maleficium, n.

1.  a. An act of witchcraft performed with the intention of causing damage or injury; the resultant harm; (also) the power of Satan (rare). Now hist.

?1613    G. Abbot in T. B. Howell Compl. Coll. State Trials (1816) II. 795,   I hope that those, who have embraced the gospel, should be free from this maleficium. 

1908    Mod. Lang. Notes Mar. 84/1   The ‘maleficium’ consists in the pact with the devil and the submission to his sovereignty.

1930    Mod. Lang. Notes Apr. 258   The broadspread human belief in maleficium—‘the working of harm to the bodies and goods of one’s neighbours by means of evil spirits or strange powers derived from intercourse with such spirits’.

1963    N. E. Whitten in A. Dundes Mother Wit (1973) 404/1   Maleficia refer to misfortunes, attributed to evil.

1964    Jrnl. Hist. Ideas 25 342   The anxious ecclesiastical authorities could think of but one cause as relevant to all this disorder, this bad Faith, significantly labelled ‘maleficium’, the power of the Evil one himself.

1980    N. & Q. Apr. 151/1   The implication of the plea of maleficium in the divorce proceedings was that Essex had been bewitched by some unknown external agency.

1991    Shakespeare Q. 42 328   The witches plot to cause the magical kinds of harm to others conventionally associated with witches’ maleficium: interference with livestock, weather, and male sexuality.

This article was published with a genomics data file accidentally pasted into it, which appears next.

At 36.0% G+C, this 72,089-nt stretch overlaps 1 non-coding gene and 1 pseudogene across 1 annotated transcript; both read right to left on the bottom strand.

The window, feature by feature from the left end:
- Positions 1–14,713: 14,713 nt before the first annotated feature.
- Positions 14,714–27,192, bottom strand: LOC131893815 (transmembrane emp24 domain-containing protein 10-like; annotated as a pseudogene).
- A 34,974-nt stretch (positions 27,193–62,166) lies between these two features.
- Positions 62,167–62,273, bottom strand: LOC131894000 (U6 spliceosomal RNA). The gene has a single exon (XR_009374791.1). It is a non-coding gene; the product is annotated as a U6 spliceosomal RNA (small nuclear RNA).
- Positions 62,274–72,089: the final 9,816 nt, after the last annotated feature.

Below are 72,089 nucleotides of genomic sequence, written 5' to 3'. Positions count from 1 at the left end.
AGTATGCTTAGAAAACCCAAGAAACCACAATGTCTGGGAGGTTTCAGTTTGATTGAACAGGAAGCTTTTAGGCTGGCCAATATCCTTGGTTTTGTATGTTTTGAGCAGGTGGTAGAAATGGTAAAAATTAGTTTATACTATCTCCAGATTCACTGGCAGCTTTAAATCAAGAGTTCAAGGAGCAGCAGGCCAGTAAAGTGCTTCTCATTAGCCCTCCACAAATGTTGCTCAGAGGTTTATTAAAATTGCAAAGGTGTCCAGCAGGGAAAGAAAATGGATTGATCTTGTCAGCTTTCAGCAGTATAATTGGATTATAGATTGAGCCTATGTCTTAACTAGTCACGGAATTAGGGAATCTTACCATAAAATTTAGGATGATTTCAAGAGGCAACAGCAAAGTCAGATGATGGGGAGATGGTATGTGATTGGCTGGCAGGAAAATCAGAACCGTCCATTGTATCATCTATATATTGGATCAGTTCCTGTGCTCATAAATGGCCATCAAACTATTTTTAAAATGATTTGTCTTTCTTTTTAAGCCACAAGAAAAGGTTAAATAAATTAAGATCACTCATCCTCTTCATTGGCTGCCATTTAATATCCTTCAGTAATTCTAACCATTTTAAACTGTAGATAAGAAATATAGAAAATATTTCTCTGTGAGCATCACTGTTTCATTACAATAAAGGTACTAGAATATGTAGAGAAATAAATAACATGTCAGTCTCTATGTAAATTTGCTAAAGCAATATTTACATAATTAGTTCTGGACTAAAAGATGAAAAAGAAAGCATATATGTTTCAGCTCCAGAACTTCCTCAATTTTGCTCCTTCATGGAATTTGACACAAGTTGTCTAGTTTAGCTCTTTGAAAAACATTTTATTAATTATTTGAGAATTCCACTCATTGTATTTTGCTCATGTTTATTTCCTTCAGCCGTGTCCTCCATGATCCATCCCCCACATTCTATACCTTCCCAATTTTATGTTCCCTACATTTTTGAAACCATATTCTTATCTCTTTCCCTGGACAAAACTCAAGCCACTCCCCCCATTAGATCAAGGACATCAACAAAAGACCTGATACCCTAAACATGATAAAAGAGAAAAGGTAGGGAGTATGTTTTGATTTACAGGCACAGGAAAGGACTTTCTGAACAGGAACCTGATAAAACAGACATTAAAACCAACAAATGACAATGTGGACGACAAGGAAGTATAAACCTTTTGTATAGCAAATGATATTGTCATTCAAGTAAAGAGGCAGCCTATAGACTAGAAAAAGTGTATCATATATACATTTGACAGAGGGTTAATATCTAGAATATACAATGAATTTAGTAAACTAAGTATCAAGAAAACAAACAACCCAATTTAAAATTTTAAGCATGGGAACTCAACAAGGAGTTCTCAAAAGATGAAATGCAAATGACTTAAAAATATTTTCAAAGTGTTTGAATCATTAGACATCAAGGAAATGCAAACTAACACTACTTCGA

b. A potion or poison, used esp. in witchcraft.

1965    J. T. Noonan Contraception 156   Pseudo-Bede asks: ‘Have you drunk any maleficium [L. bibisti ullum maleficium], that is, herbs or other agents so that you could not have children?’ (Pseudo-Bede, ‘The Order for Giving Penance,’ 30). In this sentence maleficium is not the sterilizing magical act, but the sterilizing magical potion.

1996    Nature 31 Oct. 782/2   Insidious anti-heroines worm their way into the homes of respectable America and then, witch-like, callously fill them with maleficium, poisoning family relations and even the dessert. 

 2. Civil Law. An act of wrongdoing which causes harm, injury, or loss to another party; the result of such an act.

1830    U.S. Rep. (U.S. Supreme Court) 28 231   ‘Barratry must be some breach of trust in the master ex maleficio’, in which, I presume, maleficium must mean some wilful and injurious act.

1944    All Eng. Law Rep. 1 658   Assuming the section to be one of a penal nature, a lex poenalis, it is a little odd to find it applied in cases where there is neither delictum nor maleficium.

1969    Jrnl. Amer. Hist. Oct. 200   Massachusetts law developed the concept, as did English law, that, while witchcraft itself might be punishable, condemnation ordinarily occurred only if maleficium—a harmful act—was perceived.

1992    N.Y. Rev. Bks. 28 May 42/1   Witchcraft without a proven element of maleficium seems to have been regarded as harmless.

Pronunciation:  Brit.  /malᵻˈfɪʃɪəm/ , /ˌmalᵻˈfɪkɪəm/ , U.S. /ˌmæləˈfɪʃiəm/ , /ˌmɑləˈfɪʃiəm/

Inflections:  Plural maleficia.

Etymology:  < classical Latin maleficium evil deed, injury, sorcery (the latter sense is increasingly common from Apuleius (late 2nd cent.) onwards, especially in phrase maleficium magicum) < maleficus (see malefic adj.) + -ium-y suffix4.